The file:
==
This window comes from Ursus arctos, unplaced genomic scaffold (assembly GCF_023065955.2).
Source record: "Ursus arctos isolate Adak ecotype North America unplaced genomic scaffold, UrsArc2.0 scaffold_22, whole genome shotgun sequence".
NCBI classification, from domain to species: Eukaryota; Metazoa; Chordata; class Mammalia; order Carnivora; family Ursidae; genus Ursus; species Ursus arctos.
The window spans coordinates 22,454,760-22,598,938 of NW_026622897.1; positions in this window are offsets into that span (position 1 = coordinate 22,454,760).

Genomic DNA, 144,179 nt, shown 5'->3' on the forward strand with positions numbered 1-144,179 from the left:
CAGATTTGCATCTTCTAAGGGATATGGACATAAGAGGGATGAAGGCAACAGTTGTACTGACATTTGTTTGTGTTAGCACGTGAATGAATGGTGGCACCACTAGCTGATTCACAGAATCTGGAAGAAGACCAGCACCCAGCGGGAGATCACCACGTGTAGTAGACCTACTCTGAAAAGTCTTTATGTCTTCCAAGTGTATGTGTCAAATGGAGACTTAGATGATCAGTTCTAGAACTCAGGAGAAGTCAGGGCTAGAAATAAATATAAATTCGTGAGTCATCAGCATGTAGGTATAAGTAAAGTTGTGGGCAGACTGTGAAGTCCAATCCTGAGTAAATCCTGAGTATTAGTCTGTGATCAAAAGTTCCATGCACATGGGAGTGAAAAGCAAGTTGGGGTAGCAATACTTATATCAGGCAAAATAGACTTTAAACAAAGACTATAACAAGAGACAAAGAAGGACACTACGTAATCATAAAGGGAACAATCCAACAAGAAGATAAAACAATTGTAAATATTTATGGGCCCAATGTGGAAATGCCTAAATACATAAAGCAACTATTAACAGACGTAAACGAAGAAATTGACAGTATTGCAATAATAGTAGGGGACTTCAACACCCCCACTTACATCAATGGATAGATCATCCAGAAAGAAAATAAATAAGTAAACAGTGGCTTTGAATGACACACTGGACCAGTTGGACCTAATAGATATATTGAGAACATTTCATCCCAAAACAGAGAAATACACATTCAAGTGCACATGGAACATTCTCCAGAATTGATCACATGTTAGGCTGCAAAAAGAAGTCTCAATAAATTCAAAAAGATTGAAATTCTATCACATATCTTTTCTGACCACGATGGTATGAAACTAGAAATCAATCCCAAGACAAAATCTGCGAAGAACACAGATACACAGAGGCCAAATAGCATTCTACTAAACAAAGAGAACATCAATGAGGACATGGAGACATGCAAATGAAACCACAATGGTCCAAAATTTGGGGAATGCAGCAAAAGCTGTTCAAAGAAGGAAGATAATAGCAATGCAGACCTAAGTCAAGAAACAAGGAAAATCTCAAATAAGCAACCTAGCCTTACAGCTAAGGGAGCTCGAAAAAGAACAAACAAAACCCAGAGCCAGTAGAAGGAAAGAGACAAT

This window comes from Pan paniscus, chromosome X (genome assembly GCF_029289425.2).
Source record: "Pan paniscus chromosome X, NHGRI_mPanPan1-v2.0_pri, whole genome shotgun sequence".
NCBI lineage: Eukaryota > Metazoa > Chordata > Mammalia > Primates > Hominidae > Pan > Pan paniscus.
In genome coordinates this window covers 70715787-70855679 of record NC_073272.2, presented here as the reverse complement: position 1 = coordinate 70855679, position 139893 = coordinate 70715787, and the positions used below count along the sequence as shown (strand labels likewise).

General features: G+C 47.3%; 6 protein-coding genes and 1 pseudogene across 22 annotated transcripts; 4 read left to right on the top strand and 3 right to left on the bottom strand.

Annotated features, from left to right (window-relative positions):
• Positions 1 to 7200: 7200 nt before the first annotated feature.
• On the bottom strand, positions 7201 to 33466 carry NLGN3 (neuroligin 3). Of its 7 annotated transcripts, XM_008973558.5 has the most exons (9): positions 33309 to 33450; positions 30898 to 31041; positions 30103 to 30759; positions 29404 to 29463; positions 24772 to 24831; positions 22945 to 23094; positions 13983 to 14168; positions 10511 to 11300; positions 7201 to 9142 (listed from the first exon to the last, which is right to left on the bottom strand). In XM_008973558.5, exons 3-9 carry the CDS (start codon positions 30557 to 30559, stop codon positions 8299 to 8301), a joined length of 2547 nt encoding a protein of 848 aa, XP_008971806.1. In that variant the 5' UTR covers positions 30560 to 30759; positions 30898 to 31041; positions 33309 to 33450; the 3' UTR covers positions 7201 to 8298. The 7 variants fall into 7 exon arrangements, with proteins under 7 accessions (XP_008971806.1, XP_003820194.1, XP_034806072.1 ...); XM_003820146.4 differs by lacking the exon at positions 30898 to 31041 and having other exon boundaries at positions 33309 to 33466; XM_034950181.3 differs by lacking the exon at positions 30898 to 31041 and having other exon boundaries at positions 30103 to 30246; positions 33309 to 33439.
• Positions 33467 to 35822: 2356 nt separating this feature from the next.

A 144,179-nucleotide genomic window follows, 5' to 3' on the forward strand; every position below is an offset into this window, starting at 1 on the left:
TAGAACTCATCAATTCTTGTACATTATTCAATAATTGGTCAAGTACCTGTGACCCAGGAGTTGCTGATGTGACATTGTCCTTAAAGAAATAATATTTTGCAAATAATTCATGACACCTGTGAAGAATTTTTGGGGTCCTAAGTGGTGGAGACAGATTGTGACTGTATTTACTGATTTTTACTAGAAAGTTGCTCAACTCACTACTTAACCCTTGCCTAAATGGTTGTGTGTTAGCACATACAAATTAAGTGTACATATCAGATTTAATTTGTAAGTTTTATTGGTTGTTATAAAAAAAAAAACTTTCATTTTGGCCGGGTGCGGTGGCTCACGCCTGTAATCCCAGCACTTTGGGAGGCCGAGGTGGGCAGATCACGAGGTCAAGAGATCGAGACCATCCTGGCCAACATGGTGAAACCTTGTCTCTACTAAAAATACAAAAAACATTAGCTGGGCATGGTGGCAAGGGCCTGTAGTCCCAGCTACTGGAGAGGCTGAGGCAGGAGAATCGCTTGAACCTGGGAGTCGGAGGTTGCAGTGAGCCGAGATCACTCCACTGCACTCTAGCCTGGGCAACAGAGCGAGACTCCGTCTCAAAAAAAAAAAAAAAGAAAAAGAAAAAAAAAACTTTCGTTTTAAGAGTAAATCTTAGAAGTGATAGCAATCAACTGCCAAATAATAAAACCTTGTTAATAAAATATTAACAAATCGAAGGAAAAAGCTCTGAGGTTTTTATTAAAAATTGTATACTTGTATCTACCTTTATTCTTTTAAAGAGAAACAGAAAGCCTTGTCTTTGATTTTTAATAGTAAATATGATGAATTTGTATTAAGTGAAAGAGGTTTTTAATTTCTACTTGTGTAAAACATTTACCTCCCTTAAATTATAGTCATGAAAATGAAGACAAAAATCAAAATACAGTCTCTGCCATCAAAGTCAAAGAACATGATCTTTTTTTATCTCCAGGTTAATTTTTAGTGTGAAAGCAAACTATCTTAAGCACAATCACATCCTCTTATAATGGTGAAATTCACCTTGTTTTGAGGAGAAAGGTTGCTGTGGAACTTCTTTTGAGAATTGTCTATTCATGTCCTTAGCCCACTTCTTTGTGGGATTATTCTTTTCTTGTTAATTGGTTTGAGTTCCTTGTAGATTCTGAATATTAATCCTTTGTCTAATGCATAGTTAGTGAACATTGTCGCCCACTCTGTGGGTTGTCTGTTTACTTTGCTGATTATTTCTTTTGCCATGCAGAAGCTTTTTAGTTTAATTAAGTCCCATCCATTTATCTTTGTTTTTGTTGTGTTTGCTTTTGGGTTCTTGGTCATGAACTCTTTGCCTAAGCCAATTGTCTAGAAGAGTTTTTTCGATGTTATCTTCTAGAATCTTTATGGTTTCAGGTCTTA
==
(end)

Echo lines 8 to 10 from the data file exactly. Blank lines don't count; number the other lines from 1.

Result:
Source record: "Pan paniscus chromosome X, NHGRI_mPanPan1-v2.0_pri, whole genome shotgun sequence".
NCBI lineage: Eukaryota > Metazoa > Chordata > Mammalia > Primates > Hominidae > Pan > Pan paniscus.
In genome coordinates this window covers 70715787-70855679 of record NC_073272.2, presented here as the reverse complement: position 1 = coordinate 70855679, position 139893 = coordinate 70715787, and the positions used below count along the sequence as shown (strand labels likewise).